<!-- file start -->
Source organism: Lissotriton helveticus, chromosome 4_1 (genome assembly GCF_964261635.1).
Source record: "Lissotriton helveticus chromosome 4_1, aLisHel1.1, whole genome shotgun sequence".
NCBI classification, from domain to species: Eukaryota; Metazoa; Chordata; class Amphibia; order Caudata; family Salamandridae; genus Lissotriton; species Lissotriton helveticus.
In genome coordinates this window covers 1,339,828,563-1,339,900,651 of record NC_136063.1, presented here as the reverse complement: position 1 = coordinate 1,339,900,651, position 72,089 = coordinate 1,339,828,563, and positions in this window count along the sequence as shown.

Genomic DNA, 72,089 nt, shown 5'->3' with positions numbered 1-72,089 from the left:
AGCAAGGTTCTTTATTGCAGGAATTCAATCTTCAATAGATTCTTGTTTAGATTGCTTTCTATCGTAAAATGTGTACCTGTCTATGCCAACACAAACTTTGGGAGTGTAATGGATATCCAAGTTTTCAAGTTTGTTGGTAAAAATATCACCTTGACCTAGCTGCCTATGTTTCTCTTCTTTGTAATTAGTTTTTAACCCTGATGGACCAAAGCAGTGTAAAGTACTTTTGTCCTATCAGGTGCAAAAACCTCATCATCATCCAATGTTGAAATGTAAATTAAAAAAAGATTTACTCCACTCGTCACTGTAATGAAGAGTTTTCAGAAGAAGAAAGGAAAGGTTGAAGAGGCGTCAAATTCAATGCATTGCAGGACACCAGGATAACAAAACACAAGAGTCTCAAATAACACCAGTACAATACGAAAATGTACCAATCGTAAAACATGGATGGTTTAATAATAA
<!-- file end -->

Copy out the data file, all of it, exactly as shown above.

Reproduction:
Source organism: Lissotriton helveticus, chromosome 4_1 (genome assembly GCF_964261635.1).
Source record: "Lissotriton helveticus chromosome 4_1, aLisHel1.1, whole genome shotgun sequence".
NCBI classification, from domain to species: Eukaryota; Metazoa; Chordata; class Amphibia; order Caudata; family Salamandridae; genus Lissotriton; species Lissotriton helveticus.
In genome coordinates this window covers 1,339,828,563-1,339,900,651 of record NC_136063.1, presented here as the reverse complement: position 1 = coordinate 1,339,900,651, position 72,089 = coordinate 1,339,828,563, and positions in this window count along the sequence as shown.

Genomic DNA, 72,089 nt, shown 5'->3' with positions numbered 1-72,089 from the left:
AGCAAGGTTCTTTATTGCAGGAATTCAATCTTCAATAGATTCTTGTTTAGATTGCTTTCTATCGTAAAATGTGTACCTGTCTATGCCAACACAAACTTTGGGAGTGTAATGGATATCCAAGTTTTCAAGTTTGTTGGTAAAAATATCACCTTGACCTAGCTGCCTATGTTTCTCTTCTTTGTAATTAGTTTTTAACCCTGATGGACCAAAGCAGTGTAAAGTACTTTTGTCCTATCAGGTGCAAAAACCTCATCATCATCCAATGTTGAAATGTAAATTAAAAAAAGATTTACTCCACTCGTCACTGTAATGAAGAGTTTTCAGAAGAAGAAAGGAAAGGTTGAAGAGGCGTCAAATTCAATGCATTGCAGGACACCAGGATAACAAAACACAAGAGTCTCAAATAACACCAGTACAATACGAAAATGTACCAATCGTAAAACATGGATGGTTTAATAATAA